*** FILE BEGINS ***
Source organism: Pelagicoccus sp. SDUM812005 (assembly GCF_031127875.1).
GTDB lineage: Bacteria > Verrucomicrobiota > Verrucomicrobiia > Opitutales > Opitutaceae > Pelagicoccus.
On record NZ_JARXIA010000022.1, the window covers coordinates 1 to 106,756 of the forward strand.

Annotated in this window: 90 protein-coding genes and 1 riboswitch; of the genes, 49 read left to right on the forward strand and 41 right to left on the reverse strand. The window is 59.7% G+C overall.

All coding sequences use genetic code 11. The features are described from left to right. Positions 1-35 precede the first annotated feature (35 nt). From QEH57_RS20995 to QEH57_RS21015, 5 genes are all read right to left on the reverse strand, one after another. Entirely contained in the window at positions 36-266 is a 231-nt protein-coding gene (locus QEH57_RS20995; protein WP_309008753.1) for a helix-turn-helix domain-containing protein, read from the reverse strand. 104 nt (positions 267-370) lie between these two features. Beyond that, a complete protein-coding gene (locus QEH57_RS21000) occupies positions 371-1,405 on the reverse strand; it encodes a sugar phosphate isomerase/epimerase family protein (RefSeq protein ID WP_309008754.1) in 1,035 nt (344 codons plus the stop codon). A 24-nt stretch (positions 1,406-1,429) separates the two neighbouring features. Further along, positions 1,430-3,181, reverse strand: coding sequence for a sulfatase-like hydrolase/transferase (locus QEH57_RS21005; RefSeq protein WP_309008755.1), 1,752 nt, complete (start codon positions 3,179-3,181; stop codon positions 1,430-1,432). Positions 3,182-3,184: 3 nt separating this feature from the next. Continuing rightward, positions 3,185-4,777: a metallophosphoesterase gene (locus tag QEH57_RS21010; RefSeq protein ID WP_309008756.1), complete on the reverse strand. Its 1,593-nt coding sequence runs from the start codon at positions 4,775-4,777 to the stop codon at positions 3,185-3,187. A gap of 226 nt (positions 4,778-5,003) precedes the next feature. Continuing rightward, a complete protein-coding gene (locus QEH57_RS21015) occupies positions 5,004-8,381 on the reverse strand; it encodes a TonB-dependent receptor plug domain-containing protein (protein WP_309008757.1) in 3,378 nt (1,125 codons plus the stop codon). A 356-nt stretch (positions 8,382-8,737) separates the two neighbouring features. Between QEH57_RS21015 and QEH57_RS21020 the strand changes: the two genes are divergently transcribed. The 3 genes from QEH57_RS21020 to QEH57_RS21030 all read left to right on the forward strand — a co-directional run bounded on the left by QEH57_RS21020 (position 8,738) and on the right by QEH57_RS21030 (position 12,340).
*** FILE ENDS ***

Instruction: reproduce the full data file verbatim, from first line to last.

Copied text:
Source organism: Pelagicoccus sp. SDUM812005 (assembly GCF_031127875.1).
GTDB lineage: Bacteria > Verrucomicrobiota > Verrucomicrobiia > Opitutales > Opitutaceae > Pelagicoccus.
On record NZ_JARXIA010000022.1, the window covers coordinates 1 to 106,756 of the forward strand.

Annotated in this window: 90 protein-coding genes and 1 riboswitch; of the genes, 49 read left to right on the forward strand and 41 right to left on the reverse strand. The window is 59.7% G+C overall.

All coding sequences use genetic code 11. The features are described from left to right. Positions 1-35 precede the first annotated feature (35 nt). From QEH57_RS20995 to QEH57_RS21015, 5 genes are all read right to left on the reverse strand, one after another. Entirely contained in the window at positions 36-266 is a 231-nt protein-coding gene (locus QEH57_RS20995; protein WP_309008753.1) for a helix-turn-helix domain-containing protein, read from the reverse strand. 104 nt (positions 267-370) lie between these two features. Beyond that, a complete protein-coding gene (locus QEH57_RS21000) occupies positions 371-1,405 on the reverse strand; it encodes a sugar phosphate isomerase/epimerase family protein (RefSeq protein ID WP_309008754.1) in 1,035 nt (344 codons plus the stop codon). A 24-nt stretch (positions 1,406-1,429) separates the two neighbouring features. Further along, positions 1,430-3,181, reverse strand: coding sequence for a sulfatase-like hydrolase/transferase (locus QEH57_RS21005; RefSeq protein WP_309008755.1), 1,752 nt, complete (start codon positions 3,179-3,181; stop codon positions 1,430-1,432). Positions 3,182-3,184: 3 nt separating this feature from the next. Continuing rightward, positions 3,185-4,777: a metallophosphoesterase gene (locus tag QEH57_RS21010; RefSeq protein ID WP_309008756.1), complete on the reverse strand. Its 1,593-nt coding sequence runs from the start codon at positions 4,775-4,777 to the stop codon at positions 3,185-3,187. A gap of 226 nt (positions 4,778-5,003) precedes the next feature. Continuing rightward, a complete protein-coding gene (locus QEH57_RS21015) occupies positions 5,004-8,381 on the reverse strand; it encodes a TonB-dependent receptor plug domain-containing protein (protein WP_309008757.1) in 3,378 nt (1,125 codons plus the stop codon). A 356-nt stretch (positions 8,382-8,737) separates the two neighbouring features. Between QEH57_RS21015 and QEH57_RS21020 the strand changes: the two genes are divergently transcribed. The 3 genes from QEH57_RS21020 to QEH57_RS21030 all read left to right on the forward strand — a co-directional run bounded on the left by QEH57_RS21020 (position 8,738) and on the right by QEH57_RS21030 (position 12,340).